House Financial Services Chairman Barney Frank on Friday said he agrees with the Obama administration's decision to fully back Fannie Mae and Freddie Mac bondholders to provide stability to the housing market and broader financial system.
At the same time, the powerful committee chairman said it would be a mistake to give Fannie and Freddie bondholders the same legal status as holder of U.S. government debt by putting their obligations on the federal books.
"Specifically, I support the intention of the Treasury to stand fully behind the terms of its December 24 statement with regard to Fannie and Freddie debt," Frank said in a statement.
The comments come just hours after Frank said bondholders of major mortgage finance sources Fannie Mae and Freddie Mac should not assume the federal government will guarantee the debt of these government-sponsored enterprises at 100 cents on the dollar and they could theoretically suffer losses.
"It is also the case in going forward, as we restructure housing finance, we will make sure that there are no implicit guarantees, hints, suggestions, or winks and nods," Frank said in the prepared statement.
"We will be explicit about what is and is not an obligation of the federal government," he added.
Frank's statement followed a statement from the Treasury Department that it was standing behind Fannie and Freddie.
Margaret Kerins of RBS Securities said any suggestion that so-called agency debt is not fully backed by the government is incorrect.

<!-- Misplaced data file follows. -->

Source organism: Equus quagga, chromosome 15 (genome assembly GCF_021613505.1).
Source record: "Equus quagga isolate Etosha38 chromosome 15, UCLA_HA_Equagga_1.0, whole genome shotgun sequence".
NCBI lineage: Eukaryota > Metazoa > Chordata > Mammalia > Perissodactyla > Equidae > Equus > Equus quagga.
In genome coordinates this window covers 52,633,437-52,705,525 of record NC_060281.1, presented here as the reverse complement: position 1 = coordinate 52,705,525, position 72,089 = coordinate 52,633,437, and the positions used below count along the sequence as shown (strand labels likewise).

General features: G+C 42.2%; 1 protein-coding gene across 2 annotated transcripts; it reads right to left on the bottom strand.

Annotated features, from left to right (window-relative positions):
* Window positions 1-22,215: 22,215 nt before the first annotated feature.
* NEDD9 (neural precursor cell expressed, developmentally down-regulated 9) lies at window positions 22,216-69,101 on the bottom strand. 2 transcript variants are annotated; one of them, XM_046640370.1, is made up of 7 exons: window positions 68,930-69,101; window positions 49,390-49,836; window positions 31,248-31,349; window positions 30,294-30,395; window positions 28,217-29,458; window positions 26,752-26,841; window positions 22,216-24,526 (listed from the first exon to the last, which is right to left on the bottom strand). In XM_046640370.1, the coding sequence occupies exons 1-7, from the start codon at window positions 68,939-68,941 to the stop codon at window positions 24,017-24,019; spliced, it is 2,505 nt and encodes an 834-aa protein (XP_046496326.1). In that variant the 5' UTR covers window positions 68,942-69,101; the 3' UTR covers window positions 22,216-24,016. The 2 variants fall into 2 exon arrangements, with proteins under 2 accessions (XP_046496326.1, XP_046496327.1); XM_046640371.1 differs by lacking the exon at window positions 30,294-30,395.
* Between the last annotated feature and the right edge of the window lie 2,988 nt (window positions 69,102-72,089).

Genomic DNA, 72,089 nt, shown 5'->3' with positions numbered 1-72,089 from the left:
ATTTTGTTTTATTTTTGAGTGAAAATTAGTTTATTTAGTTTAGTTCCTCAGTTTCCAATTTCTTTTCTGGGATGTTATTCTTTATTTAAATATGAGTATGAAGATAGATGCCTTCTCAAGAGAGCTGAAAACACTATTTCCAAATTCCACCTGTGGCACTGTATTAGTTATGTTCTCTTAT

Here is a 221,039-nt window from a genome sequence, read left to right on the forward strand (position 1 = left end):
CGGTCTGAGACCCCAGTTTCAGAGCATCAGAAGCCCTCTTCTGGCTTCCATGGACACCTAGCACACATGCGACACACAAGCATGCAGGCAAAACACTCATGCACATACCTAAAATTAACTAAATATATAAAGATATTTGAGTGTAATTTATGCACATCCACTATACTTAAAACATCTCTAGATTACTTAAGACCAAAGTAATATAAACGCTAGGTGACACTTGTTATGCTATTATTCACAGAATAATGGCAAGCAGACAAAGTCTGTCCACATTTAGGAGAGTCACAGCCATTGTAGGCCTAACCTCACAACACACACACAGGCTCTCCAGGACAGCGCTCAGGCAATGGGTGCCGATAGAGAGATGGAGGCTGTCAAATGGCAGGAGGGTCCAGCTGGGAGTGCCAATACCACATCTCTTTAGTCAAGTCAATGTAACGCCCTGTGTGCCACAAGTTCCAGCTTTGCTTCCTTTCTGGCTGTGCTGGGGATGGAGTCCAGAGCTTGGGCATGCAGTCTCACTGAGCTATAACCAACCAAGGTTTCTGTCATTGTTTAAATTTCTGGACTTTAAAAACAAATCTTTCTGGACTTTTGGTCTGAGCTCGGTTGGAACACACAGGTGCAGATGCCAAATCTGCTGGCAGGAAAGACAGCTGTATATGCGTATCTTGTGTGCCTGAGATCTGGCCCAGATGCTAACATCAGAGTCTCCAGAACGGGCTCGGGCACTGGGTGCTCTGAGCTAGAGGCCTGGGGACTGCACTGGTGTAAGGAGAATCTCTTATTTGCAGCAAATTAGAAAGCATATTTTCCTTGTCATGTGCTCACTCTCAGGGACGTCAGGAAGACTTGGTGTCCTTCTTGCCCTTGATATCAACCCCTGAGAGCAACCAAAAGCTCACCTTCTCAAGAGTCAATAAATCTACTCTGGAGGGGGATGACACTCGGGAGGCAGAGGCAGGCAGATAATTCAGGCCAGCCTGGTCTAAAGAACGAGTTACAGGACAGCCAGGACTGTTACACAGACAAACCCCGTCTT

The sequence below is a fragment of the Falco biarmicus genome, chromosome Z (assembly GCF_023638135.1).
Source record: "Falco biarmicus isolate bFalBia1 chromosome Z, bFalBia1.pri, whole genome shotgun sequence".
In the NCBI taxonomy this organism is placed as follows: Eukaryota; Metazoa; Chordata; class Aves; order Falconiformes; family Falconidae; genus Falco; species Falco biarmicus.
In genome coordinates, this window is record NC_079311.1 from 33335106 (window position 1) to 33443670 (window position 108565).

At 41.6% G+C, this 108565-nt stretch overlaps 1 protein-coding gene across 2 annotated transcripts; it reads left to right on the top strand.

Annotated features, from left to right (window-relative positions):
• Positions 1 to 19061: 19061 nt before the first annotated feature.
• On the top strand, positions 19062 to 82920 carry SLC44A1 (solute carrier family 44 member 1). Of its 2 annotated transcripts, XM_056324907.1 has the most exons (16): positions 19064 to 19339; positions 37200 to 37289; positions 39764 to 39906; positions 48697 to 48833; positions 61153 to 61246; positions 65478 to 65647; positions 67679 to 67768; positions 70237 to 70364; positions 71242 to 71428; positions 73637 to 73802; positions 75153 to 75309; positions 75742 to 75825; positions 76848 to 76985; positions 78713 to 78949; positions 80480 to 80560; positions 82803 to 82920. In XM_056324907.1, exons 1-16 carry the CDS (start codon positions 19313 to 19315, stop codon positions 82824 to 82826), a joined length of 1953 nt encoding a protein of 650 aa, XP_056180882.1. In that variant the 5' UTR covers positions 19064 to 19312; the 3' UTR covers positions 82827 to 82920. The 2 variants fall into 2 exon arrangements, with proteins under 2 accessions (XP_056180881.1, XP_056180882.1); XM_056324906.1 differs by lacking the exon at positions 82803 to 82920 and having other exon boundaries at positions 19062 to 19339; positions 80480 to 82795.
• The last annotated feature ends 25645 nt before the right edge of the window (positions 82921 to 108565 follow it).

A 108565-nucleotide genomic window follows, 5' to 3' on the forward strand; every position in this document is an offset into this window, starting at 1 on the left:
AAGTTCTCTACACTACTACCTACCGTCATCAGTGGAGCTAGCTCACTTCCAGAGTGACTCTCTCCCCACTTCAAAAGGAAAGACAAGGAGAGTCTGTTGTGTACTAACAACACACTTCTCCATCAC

"Regardless of the ultimate outcome for the GSEs, we expect all agency debt outstanding and issued under GSE status to remain related to the government. Reducing support is contrary to all of the actions takes by the administration and Treasury," Kerins said in a research note.
Asked about Frank's comments, Treasury Department spokeswoman Meg Reilly repeated the administration's position of backing the companies.
"As we said in December, there should be no uncertainty about Treasury's commitment to support Fannie Mae and Freddie Mac as they continue to play a vital role in the housing market during this current crisis," the Treasury statement said.
The comments come as Republicans on Frank's committee are pushing the Obama administration to put the trillions of dollars in debt obligations on to the federal budget.
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